terprise in the vicinity of the towns
whence the deposits of the Bank come.
is fostered and encouraged in preference
to other investments, so far as it can be
done with absolute safety.
Sd. Under no circumstances is a dol
lar invested in any western morgage or
other out-of-the-State security. We
might perhaps pay our depositors one
half of one per cent, per annum more
interest by incurring a little additonal
risk, if no loss should come, but we
believe there is to-day a "long felt
want" in Vermont for a savings institu
tion which will loan its funds at home.
It is needed that Vermont may not
become impoverished. It is needed for
the building up and fostering home in
stitutions. Vermont towns will not
boom without money any more than
towns beyond the Mississippi and in
Alabama. It is needed for the greater
safety of the savings of widows and or
phans as well as of all those who look
rather to the absolute security of the
principal than to high rates of interest.
With no disparagement to our neighbors
who prefer to occupy western fields we
offer to the depositing public the La
moille County Savings Bank and Trust
Co. as an institution organized to meet
the demand for a strictly home investment
Savings Bank. That such a demand ex
ists, and that the people are ready to be
stow their confidence and encourage
ment upon such an instiiution, is evi
denced by the fact that the aggregate of
the small deposits alone in this bank
not counting any in excess of $1000
ere at the end of the first six months
of its business. $o7,19G.00, a record
without parallel, we believe, in the
history of Vermont Savings Banks.
4th. Under no circumstances does
this Hank take over fipor cent. It won If i
not, knowingly, make an investment
which would pay over 6 per cent. The
safest class of loans and securities will
command money at 6 per cent. The
Bank pays the State a tax of six-tenths
of 1 per cent, on deposits in lieu of all
taxt s to the depositors. It must then be
evident that 4 per cent, per annum is all
that the Bank can safely pay. This
rate it will pay. It is guaranteed and
rests on no contingency. Interest will
be compounded semi-annually if not
I Tie Lamoille County Savings Bank
and. Trust Co., HyS.8 Tar's, Vt.
Found at tet
A purely herbal remedy which con
tains no minerals or poisonous drugs.
foii tie treatment of all diseases of the
Liv-r and Kidnevs.
I' pon the health of these organs, de
pends th health of every organ of the
bodv. The chronic diseases of thou
sands, who suffer hopelessly, and are
treated ineffectually, might be traced
directly to disordered Liver aud Kid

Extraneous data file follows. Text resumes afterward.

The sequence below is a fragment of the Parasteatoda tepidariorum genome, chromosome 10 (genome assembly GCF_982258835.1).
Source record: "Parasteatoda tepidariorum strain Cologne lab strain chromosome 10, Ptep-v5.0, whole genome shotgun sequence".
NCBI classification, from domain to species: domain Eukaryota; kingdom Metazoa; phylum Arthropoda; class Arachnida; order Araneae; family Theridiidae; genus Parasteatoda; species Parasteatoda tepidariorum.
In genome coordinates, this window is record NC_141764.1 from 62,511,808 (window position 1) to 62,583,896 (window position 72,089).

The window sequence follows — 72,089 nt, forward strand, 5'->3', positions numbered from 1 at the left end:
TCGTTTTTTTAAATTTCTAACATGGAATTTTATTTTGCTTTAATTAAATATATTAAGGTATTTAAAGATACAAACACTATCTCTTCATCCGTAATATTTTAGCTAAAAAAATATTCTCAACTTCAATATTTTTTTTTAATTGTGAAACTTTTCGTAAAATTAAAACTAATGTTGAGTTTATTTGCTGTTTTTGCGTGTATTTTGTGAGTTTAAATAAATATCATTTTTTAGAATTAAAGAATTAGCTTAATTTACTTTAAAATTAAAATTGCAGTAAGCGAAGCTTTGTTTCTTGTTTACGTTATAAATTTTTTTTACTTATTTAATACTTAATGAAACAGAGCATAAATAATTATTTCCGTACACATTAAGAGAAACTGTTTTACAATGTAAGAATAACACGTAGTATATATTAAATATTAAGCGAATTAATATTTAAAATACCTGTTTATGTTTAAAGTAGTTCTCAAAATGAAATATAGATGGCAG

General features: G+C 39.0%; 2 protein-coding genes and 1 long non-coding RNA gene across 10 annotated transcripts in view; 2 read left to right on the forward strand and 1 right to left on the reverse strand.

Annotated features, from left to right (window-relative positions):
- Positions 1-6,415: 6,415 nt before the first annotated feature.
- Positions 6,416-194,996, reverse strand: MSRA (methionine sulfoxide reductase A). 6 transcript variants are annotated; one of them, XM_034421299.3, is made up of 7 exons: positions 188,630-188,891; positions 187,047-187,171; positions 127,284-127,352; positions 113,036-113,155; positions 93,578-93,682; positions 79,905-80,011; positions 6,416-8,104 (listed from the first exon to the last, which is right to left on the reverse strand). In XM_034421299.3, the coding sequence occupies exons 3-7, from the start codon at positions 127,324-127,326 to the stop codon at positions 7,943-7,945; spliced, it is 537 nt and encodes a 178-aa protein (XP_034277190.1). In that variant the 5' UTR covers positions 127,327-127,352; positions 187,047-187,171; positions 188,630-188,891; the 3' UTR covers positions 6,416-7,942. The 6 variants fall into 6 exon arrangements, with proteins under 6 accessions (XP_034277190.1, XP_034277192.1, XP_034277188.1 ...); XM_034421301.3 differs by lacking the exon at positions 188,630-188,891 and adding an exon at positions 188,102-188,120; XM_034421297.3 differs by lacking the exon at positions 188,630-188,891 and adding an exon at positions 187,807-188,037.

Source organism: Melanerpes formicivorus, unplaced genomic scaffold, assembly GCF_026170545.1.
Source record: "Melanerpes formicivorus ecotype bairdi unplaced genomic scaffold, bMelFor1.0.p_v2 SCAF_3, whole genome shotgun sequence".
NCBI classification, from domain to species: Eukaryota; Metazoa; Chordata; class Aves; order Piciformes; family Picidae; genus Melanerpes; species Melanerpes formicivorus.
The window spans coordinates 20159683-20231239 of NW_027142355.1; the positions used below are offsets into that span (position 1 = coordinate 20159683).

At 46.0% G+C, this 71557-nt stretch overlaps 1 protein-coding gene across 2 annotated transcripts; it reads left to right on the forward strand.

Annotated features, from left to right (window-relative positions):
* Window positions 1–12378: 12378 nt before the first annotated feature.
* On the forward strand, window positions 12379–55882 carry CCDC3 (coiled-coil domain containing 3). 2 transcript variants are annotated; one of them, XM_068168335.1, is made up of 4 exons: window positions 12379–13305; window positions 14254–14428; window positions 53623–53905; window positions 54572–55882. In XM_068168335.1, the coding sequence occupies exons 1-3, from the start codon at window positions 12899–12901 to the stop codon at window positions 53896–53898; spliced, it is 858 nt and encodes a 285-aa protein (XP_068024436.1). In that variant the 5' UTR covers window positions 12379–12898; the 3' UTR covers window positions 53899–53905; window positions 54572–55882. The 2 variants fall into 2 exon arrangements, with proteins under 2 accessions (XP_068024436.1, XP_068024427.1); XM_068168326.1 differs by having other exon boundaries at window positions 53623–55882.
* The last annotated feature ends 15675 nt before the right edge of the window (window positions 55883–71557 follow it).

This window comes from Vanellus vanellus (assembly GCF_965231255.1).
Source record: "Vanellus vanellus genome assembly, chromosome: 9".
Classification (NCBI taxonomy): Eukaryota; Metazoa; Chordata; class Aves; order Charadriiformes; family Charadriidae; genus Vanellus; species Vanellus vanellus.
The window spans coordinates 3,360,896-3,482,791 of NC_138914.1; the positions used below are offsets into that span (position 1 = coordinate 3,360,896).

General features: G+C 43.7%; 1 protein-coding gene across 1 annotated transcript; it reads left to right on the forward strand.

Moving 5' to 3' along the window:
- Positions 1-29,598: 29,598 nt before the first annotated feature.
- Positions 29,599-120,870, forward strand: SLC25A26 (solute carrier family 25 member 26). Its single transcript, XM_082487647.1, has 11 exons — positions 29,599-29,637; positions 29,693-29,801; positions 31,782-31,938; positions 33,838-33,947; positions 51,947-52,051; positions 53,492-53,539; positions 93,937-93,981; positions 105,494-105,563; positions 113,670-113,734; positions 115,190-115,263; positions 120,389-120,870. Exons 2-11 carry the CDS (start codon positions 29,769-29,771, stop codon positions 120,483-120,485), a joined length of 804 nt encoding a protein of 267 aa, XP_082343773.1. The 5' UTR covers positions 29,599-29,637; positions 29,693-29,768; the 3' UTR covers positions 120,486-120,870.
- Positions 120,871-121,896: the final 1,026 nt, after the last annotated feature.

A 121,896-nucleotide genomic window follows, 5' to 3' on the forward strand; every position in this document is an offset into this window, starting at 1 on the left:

neys, ana cured by the proper remedies,
applied to the root of the disease.
liie i. II..WU12 testimonial is one oi
hunriiWs r- ceived, as continuation of
the cm, ive properties of our remedy,
which in mt only formulated bv a i'hy-
sician t ears actual practice, but
prescriVd liv over OtiUO physicians. For
sale by ail druggists at $1 per bottle or
o bottles t r . Lr. Koyce s Journal
mailed lree.
St. Johvsbury, Vt., July 5, 1&S7.
Dr. Rovi'K 1 .ii Sir : One year auo I was
compelled m . :. . i uiy preaching engagements
In consequent ..f weakness ot voice attended
with much siuf rim:. 1 continued in this condi
tion for eight months, unable to attend to my
ministerial duties and no encouragement that 1
should be aide to resume niv labors. Dr. Koyce
being in town 1 applied for medical treatment.
aud tind myself wholly cured, voice full strength,
and relieved of stilii-ring. It atfords me great
pleasure to bear testimony totheexellent -effects
from treatment received, and shall always rec-
omend lr. Koyce t all who are suffering, no
matter what tie trouble may be or how
many doctors you have tried in vain. Call on
nun ; you will nmi in nr. Koyce a siinpliatliiziug
friend aud a skillful physician.
1C1-.V. M. ;. HENUKKSON.
St. Aluass. Vt., Nov. 18. 1SS7.
Dr. Roype,
1IHAK Sir:- I want to let the people know what
your medicine has done for me. 1 was a great
sufferer from catarrh and bronchitis ; there
was a roaring noise in my head all the
time and a constant cough, with droppings in
the throat. I began to fear I was running into
consumption. Iliad tried so many physicians,
and so much patent medicine. 1 was clear dis
couraged. A inenu crsuauci me to rry your
Herbal Kemedy. 1 done so with no faith what
ever, but the first bottle convinced me that it
had the true merit. . Mv cough is entirely cured.
the roaring in my head is all gone, and I know
I am on the road to rapid recovery, and I can
not express my thankfulness, aud I would say to
any sufferer, try this great Herbal Remedy.
Mrs. Ellen Howe.
Hardy, Harris & Co.,
1 S. Correspondence solicited bv ns
or to E. W. Royce, M . D., Springfield,
II. C. F.
S. L.G.
Rememher that we are prepared to do all
kinds of Insurance Musiuess on short notice.
being resident agents for several first-class com
panies, anions otuers
Insurance Co. of No. America
Tk Oldeat uad Ntraet Compaay
Doine business in this section. We shall appre
ciate your patronage aud Iioiih to get a fair share
ol H.
will have an Interest in the lousiness and parties
may apply to or communiciitj with him, or with
the uuuersigneu.
Morrisville, Vermont.
May, 1800.
Champlain Valley Association
"ETedneslay. Thursday, Friday,
September 3, 4 and 5.
Tliis will lie one of the best Fairs ever held m
Western Vermont
It is expected that Dr. Webb will make a large
exhibit of his noted imported horses.
Entries in races and live stock department
close August 27.
Competition Open tbe World.
Good Races Every Day.
Prices of Admission Reduced,
while the high character of the exhibition
is fully maintained.
Erff-Send to the Secretary for Premium List.
A Full Line of
George Elmore's Block,